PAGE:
Private capital and gender gap: Still a long way to go to ensure equal opportunities for women, despite increasing efforts to bridge the gap
10 November 2022

Women represent 40% of the overall workforce in the sector but seldom hold senior positions or positions in investment teams.

The percentage of new hires who are women has increased in recent years and now stands at 45% of all hires.

Market players are taking a more structured approach to ensure better gender equality, especially through ESG policies (40% at international level and 27% at domestic level). Unfortunately, however, these policies are overly focused on maternity leave.

The above are the main findings of ‘Private Capital and Gender Gap: What Challenges Lie Ahead?’, a study carried out by AIFI (the Italian Association of Private Equity, Venture Capital and Private Debt) in collaboration with BonelliErede to investigate gender equality in private capital firms, take stock of the progress made in recent years in terms of gender inclusion and determine which areas to focus on to lead the market to greater gender equality. The study was based on a survey of over 70 market players (private equity, multi-asset, venture capital and private debt funds), 28% of which operate internationally and 72% of which domestically.

The workforce of private capital firms, especially with regard to investment teams and senior positions, shows that there is still a long road toward gender equality in the workplace: women make up 40% of the overall workforce in the sector, but this percentage drops to 24% in relation to investment team membership and 13% in relation to senior positions. Furthermore, half the respondents employ no women in top-management positions. In summary, women are underrepresented at all employment levels, especially in senior positions.

The respondents agree that the issue is often cultural – particularly a perception of the sector as being male-dominated – which makes it difficult to bridge the gap in a short time. In many cases, it is difficult to find women to fill given positions, especially at senior level, despite market operators’ best efforts. As to the next few years, only 19% of respondents have set targets for their workforce gender composition, with those that have aiming for women making up 30%–50% of their workforce.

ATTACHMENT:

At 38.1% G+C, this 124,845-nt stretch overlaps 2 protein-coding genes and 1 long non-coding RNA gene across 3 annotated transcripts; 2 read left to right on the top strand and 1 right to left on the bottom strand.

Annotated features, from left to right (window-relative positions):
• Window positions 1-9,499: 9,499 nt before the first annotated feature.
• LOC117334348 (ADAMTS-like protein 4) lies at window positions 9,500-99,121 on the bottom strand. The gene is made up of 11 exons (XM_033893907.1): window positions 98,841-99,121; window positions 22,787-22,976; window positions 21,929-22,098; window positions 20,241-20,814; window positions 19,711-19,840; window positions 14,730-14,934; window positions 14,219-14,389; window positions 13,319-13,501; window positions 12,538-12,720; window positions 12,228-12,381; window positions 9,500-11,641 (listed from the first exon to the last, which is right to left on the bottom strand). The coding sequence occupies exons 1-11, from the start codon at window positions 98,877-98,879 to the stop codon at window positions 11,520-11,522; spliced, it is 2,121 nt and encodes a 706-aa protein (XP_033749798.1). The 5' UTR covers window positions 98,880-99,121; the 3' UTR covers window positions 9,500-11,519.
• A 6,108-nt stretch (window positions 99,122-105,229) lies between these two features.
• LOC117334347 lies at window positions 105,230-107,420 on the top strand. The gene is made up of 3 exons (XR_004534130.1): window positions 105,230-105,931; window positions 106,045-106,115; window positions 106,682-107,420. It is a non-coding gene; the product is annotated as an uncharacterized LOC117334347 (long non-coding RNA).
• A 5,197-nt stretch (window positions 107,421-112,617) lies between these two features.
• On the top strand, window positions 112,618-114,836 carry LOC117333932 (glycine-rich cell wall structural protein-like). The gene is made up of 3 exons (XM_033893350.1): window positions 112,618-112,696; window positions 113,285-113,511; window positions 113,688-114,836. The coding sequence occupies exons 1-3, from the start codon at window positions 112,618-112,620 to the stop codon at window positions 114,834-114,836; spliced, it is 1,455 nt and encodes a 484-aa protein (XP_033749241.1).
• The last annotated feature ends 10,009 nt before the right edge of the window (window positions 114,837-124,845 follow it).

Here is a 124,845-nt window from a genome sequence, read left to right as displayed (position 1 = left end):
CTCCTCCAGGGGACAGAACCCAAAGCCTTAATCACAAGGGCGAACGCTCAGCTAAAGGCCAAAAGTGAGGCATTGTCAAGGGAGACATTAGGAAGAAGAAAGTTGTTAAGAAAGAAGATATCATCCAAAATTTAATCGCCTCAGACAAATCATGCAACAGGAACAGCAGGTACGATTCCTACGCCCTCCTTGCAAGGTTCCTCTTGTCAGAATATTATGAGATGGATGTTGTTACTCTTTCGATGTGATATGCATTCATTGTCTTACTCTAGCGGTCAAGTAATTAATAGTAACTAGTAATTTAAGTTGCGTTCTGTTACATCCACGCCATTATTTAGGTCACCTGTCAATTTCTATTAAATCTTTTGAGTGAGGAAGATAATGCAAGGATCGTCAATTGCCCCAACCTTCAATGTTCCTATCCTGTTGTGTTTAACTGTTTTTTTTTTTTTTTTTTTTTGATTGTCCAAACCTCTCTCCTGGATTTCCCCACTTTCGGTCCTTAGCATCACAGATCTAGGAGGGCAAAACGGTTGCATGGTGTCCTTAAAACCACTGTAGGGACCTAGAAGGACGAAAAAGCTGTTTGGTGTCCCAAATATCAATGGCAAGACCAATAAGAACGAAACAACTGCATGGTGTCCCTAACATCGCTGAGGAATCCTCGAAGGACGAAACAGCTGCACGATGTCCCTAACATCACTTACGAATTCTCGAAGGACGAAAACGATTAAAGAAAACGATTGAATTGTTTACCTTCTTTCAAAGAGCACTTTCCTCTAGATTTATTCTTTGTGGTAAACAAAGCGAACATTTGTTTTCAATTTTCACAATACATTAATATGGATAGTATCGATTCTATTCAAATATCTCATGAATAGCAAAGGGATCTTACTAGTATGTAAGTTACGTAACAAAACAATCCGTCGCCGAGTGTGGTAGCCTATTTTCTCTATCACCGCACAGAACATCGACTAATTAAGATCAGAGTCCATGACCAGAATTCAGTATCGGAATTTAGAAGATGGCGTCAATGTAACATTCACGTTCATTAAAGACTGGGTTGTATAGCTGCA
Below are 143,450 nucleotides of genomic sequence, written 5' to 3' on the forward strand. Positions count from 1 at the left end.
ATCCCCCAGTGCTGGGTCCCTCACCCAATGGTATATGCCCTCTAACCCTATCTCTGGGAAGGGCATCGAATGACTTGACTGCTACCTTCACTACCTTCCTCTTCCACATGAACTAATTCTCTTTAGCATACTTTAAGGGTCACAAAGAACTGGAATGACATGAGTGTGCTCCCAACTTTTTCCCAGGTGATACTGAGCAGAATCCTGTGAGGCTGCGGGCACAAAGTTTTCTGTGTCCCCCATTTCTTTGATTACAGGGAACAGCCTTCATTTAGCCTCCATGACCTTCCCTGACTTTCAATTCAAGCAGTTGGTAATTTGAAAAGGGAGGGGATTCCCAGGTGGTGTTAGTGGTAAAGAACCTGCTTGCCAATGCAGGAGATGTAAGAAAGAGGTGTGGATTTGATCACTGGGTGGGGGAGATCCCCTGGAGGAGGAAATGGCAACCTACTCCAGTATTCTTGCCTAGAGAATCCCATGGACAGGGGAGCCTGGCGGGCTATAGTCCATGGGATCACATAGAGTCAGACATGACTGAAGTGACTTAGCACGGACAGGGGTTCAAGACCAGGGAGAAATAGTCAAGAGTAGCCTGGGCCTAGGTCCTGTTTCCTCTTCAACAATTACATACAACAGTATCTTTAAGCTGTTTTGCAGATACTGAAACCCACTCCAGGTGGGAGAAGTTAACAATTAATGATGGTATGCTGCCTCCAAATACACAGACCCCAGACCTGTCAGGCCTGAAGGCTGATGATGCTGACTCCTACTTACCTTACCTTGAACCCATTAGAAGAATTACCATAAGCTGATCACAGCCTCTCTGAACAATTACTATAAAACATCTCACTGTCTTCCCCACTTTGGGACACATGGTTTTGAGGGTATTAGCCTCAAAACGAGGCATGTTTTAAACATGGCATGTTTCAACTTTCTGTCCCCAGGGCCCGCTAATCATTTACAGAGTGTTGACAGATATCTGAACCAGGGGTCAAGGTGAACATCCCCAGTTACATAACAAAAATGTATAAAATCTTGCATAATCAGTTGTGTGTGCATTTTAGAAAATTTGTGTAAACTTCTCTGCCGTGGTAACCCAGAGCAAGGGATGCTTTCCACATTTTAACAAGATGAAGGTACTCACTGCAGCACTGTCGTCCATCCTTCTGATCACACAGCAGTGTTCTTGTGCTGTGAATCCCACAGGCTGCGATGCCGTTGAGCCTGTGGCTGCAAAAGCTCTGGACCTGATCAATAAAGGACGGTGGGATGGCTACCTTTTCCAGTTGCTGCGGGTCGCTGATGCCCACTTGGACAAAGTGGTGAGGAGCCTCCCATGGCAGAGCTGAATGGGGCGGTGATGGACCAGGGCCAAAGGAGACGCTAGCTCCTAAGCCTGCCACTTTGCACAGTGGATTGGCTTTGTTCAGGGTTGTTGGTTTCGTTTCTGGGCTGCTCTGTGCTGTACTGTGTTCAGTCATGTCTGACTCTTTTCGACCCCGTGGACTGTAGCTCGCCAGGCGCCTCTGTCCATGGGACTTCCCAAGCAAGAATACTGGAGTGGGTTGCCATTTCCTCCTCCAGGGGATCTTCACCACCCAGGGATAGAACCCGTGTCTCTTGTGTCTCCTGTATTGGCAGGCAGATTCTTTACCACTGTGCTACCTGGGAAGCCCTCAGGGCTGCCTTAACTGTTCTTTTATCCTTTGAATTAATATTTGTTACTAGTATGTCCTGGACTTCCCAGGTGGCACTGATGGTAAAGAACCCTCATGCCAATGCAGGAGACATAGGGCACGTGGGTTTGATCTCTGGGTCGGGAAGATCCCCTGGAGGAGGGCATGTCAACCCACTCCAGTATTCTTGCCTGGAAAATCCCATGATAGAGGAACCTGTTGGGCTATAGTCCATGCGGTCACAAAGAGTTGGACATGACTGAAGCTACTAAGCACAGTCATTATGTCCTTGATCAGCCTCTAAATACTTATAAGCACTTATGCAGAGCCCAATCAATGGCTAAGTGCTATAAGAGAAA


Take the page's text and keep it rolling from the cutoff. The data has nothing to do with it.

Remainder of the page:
On the hiring side, the percentage of women has increased in recent years and now stands at 45% of all new hires; this provides more opportunities for women to build their careers in private capital. And another positive trend has emerged: more and more women are pursuing finance and engineering degrees, which were historically male dominated.

Compared to the past, several initiatives have been carried out to promote greater gender equality: 31% of respondents highlighted that they have specific gender diversity policies (as part of broader ESG policies). In this respect, international market players have a more structured approach (40% of those surveyed have policies in place, compared to 27% of domestic market operators), including in terms of reporting to investors, monitoring information on gender diversity in portfolio companies, establishing committees, and carrying out other initiatives on the subject. As to the gender pay gap, only 19% of respondents stated that they have specific policies in place (and only 13% in Italy).

As to corporate welfare, the findings showed several initiatives for greater inclusion, e.g., company nurseries, babysitter-on-call initiatives, supplementary financial support for pregnancy and maternity expenses, and dedicated recruitment of female talent (31% of respondents stated that they have welfare programmes of the kind). Nonetheless, these initiatives tend to be overly focused on motherhood, as if this were the only limiting factor in building a career.

Innocenzo Cipolletta, Chairman of AIFI, noted the following: “The gender gap in the workplace is not just a private capital issue – it affects the entire finance sector. We need to start with an educational system that is more inclusive for women, one in which academic subjects are no longer perceived as being reserved exclusively for men”.

Alessandra Piersimoni, partner and member of BonelliErede’s Private Equity Focus Team, had this to say: “We live in a time in which business strategies increasingly focus on gender inclusion. We thus decided to analyse the challenges that the private capital sector is facing. Although we received positive feedback in terms of Italian and international market players’ willingness to promote gender inclusion as a value capable of driving virtuous growth, much more needs to be done. Naturally, the more we can raise awareness of the data and debate the issue with other stakeholders, the faster we can bring about change”.